SSL Support

If you're using nginx as a load balancing reverse proxy, configuring it to handle SSL requests has multiple benefits. This approach simplifies your httpd configuration, offloads the CPU-load associated with SSL processing, and allows for easier load balancing, since it resolves the need to have "sticky" SSL sessions. Configuring SSL support is simple and requires the same CRT and KEY files as an httpd SSL configuration. Using the proxy configuration in Listing 1 as a template, add the settings in Listing 2.

Listing 2

SSL in nginx.conf

01 server {
02                 listen                  10.0.0.1:443;
03                 server_name             www.domain.com;
04                 add_header                      Front-End-Https on;
05                 keepalive_timeout               70;
06                 ssl                             on;
07                 ssl_certificate         /path/to/server.crt;
08                 ssl_certificate_key     /path/to/server.key;
09
10                 location        / {
11                         proxy_pass              http://cluster;
12                         proxy_redirect  off;
13                         proxy_set_header        Host $host;
14                         proxy_set_header        X-Real-IP $remote_addr;
15                         proxy_set_header        X-Forwarded-For $proxy_add_x_forwarded_for;
16                         proxy_buffers   4 32k;
17                         proxy_set_header        X-Forwarded-Proto https;
18                 }
19         }

Note that there are two caveats in the current nginx SSL implementation. The stable branch does not have certificate revocation list support. This issue has been addressed in unstable versions ≥0.8.7. Next, if you have a chain certificate file (sometimes called an intermediate certificate), you don't specify it separately as you do in httpd. Instead you need to add the information from the chain certificate to the end of your main certificate file. Do this by typing cat chain.crt >> server.crt on the command line. Once that is done, you won't use the chain certificate file for anything else; you simply point ssl_certificate to the main certificate file.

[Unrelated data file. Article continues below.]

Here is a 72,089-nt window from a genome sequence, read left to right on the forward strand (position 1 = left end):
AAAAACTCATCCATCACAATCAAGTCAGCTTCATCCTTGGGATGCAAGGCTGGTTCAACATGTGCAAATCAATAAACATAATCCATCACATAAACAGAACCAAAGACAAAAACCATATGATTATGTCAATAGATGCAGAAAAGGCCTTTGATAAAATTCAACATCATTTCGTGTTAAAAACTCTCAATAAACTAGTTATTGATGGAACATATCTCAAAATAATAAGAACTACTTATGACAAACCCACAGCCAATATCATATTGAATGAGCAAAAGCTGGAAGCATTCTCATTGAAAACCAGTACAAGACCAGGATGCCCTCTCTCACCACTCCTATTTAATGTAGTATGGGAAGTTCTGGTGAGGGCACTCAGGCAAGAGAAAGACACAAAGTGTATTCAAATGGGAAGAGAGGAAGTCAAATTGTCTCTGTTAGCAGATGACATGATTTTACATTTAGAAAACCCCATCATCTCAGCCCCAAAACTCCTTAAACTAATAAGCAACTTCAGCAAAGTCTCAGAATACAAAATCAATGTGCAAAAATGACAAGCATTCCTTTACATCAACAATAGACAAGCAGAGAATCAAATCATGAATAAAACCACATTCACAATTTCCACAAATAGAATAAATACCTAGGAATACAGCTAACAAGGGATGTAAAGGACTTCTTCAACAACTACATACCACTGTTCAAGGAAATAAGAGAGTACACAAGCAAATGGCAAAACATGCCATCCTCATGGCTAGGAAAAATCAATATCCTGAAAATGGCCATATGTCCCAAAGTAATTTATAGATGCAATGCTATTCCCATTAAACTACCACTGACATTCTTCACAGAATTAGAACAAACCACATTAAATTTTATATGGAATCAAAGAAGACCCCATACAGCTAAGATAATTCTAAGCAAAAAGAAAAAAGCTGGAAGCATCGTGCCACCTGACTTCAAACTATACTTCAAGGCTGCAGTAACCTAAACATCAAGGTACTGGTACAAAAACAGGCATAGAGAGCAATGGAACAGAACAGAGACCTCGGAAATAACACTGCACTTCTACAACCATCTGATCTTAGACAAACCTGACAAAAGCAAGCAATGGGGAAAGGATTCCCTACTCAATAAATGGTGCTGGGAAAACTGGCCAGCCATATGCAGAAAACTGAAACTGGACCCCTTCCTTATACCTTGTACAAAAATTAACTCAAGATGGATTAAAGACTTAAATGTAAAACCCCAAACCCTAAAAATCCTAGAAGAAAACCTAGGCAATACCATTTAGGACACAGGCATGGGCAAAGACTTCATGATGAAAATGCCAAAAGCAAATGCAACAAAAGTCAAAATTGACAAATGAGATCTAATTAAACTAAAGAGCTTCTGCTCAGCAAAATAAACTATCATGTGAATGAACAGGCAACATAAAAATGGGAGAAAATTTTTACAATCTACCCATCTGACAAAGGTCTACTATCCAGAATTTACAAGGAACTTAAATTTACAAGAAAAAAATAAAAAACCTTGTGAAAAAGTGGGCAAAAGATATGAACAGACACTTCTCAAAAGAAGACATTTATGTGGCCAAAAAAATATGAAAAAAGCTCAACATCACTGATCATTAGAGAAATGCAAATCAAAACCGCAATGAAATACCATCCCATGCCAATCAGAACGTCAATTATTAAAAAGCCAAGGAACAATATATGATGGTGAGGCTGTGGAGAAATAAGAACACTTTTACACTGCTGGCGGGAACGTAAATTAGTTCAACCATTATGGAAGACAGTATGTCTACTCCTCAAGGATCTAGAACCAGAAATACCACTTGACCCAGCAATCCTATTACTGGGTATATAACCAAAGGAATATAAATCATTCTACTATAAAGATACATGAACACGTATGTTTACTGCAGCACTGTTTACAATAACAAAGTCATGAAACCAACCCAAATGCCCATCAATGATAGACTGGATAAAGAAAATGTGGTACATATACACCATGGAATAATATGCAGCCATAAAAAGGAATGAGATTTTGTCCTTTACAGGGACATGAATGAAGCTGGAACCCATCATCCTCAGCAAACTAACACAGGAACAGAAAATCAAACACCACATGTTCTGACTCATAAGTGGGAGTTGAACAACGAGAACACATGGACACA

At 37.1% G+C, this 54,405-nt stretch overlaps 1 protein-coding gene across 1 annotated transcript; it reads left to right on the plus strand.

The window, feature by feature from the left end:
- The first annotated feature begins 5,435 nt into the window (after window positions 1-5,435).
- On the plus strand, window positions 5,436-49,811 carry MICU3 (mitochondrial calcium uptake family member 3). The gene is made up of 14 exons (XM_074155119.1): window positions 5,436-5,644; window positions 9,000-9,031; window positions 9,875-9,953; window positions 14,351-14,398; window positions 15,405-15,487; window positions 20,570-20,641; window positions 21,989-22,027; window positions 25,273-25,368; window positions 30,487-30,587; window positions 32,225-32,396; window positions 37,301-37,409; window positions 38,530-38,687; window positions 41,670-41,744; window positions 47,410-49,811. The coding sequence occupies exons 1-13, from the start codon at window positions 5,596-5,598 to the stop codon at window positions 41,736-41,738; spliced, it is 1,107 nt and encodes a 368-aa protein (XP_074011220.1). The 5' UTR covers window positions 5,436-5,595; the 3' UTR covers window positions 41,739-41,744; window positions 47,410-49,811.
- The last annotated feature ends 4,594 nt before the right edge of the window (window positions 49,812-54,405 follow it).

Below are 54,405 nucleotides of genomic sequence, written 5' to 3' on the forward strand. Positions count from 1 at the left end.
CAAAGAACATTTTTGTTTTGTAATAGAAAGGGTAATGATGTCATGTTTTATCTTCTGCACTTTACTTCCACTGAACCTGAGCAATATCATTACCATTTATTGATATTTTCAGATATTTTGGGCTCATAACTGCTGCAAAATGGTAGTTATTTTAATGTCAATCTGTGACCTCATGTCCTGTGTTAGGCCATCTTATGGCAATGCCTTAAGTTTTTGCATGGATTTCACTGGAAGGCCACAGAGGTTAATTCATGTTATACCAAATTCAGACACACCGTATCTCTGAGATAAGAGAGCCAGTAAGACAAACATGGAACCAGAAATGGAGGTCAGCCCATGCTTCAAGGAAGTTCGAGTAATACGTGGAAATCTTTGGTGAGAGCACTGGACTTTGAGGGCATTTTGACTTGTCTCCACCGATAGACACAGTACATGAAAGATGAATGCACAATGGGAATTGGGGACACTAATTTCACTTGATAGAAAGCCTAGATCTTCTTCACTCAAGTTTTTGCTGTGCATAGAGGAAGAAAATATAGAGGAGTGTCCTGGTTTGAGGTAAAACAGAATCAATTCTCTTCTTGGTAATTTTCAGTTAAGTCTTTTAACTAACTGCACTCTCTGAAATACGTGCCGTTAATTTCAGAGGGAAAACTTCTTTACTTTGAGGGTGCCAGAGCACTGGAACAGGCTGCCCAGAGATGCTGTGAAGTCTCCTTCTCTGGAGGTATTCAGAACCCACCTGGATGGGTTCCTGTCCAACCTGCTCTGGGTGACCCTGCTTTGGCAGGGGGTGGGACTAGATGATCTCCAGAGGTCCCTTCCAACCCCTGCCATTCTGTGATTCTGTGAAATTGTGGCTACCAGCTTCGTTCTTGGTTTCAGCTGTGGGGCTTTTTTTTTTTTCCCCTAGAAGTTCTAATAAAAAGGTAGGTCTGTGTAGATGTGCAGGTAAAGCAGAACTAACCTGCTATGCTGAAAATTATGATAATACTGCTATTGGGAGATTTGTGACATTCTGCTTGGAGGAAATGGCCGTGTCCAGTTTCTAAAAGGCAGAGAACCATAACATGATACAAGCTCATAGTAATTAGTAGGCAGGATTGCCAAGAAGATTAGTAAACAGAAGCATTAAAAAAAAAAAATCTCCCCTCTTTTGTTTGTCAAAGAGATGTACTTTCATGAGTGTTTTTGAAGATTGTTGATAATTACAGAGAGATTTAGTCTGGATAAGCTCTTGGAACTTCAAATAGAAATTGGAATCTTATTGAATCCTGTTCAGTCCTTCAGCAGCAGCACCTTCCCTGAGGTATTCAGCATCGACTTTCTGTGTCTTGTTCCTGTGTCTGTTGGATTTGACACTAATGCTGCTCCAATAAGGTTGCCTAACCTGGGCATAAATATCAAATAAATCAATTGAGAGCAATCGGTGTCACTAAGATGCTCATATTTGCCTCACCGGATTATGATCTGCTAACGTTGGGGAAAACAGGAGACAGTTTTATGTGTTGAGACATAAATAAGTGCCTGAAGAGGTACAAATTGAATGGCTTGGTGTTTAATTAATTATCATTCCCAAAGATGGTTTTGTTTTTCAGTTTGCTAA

Static Content and Caching

With this basic setup working, the next step is for nginx to statically serve some images. This step will allow you to tune your back-end httpd processes for dynamic content serving. I'll also serve images with an expires header of 30 days, which will cut down on the number of requests a client needs to make for common images that rarely change. To accomplish this, add the following to your server context:

location ~* ^.+\.(jpg|jpeg|gif|png)$ {
       root      /path/to/www;
       expires   30d;
}

If you'd like to disable logging for images requests, add the following line to the configuration:

access_log off;